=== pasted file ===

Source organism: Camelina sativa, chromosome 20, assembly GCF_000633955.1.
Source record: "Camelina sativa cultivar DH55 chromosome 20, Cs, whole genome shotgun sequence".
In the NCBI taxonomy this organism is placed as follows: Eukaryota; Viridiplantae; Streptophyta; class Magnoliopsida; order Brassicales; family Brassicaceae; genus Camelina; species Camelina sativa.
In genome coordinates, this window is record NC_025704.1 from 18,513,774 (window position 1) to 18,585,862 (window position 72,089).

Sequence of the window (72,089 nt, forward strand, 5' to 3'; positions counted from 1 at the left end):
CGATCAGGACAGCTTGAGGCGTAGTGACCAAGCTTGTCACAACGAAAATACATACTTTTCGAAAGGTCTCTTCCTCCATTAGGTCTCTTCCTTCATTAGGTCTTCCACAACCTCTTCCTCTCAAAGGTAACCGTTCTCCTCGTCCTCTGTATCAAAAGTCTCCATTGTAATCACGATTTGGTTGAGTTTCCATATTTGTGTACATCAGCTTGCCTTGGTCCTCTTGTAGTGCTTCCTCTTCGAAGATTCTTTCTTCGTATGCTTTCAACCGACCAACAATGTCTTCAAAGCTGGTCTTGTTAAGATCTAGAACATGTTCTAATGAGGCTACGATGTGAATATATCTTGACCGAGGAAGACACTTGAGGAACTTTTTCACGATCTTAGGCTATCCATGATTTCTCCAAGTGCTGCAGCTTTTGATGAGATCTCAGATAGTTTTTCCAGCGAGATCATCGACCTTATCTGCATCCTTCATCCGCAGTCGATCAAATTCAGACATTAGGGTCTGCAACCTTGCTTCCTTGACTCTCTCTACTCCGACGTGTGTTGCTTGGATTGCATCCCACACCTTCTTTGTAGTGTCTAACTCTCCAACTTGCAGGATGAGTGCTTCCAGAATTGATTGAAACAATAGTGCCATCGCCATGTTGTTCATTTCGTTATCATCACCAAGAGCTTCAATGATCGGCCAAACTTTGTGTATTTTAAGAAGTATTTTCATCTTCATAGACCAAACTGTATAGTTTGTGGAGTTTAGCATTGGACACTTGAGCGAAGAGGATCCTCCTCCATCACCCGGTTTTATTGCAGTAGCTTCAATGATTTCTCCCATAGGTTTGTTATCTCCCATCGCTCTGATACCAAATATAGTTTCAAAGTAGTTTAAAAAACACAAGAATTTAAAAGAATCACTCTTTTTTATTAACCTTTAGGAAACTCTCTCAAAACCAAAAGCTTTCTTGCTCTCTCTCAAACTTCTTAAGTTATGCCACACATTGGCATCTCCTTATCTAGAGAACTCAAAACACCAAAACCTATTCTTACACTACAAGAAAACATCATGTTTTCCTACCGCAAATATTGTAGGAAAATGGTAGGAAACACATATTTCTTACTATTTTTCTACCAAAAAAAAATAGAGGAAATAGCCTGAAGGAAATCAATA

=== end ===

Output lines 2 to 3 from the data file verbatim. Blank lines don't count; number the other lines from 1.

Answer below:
Source record: "Camelina sativa cultivar DH55 chromosome 20, Cs, whole genome shotgun sequence".
In the NCBI taxonomy this organism is placed as follows: Eukaryota; Viridiplantae; Streptophyta; class Magnoliopsida; order Brassicales; family Brassicaceae; genus Camelina; species Camelina sativa.